Senior managers in the public sector say they do not agree with the government's planned rise in tuition fees to as much as £3,000 a year.
Fees are due to rise in 2006
Education ministers argue their plans will "crowbar open" up higher education for poorer students.
But four out of five of the 132 finance managers polled by the Reed Accountancy job agency said they disagreed.
The managers work for English councils, housing associations, education authorities and emergency services.
Reed Accountancy also found that 49% of its respondents opposed the government's target of getting half of under-30s experiencing higher education by 2010.
Lynne Shea, finance manager for Colne Housing Society, said: "The value of a degree would depreciate if 50% of people went to university."
Means-tested £1,000 grants from 2004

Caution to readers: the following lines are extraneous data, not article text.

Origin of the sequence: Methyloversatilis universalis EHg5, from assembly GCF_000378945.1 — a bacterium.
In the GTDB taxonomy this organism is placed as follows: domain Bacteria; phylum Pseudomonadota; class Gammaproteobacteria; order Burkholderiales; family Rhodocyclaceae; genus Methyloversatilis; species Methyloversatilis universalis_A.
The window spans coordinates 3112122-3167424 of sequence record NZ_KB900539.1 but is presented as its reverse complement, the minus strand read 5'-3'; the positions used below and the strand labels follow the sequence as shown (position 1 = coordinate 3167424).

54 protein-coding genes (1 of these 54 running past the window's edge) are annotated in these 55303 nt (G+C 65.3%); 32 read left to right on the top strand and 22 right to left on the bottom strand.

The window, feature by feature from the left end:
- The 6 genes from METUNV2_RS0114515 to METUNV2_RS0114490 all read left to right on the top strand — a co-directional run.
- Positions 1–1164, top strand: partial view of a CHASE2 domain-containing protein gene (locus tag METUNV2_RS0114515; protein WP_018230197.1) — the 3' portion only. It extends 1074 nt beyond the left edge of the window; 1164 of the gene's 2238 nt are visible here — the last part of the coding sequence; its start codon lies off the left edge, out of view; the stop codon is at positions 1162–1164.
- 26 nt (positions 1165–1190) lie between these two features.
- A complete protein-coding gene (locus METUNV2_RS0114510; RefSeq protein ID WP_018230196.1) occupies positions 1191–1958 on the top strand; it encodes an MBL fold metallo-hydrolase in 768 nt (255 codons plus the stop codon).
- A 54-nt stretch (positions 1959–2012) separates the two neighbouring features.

Upfront tuition fees end 2006
Fees then rise to £3,000 a year
First £1,125 subsidised for poor
Payable from graduate salary of £15,000+
Zero-rated student loan up to £4,000 a year
New access regulator
Research funding for the elite
50% participation through foundation degrees
A degree was "not just another HND", she said, referring to vocational sub-degree Higher National Diplomas.
The finance manager of Coventry City Council, Andrew Filby, was more concerned at the shortage of skilled craftsmen.
"More value should be placed on developing trade skills rather than persuading a large section of the young population to go to university and take courses that are often not especially relevant to the workplace," he said.
The Higher Education Minister, Alan Johnson, this week told university chiefs the government believed its policy was the right one, despite the vociferous opposition of a large number of Labour MPs.
During education questions in the Commons on Thursday, one of those MPs, Anne Campbell, said: "Top-up fees at some institutions and for some courses will deter the brighter students from those courses and those institutions."
Mr Johnson replied: "Our policy is for the first time going to crowbar open higher education for poorer, working class students."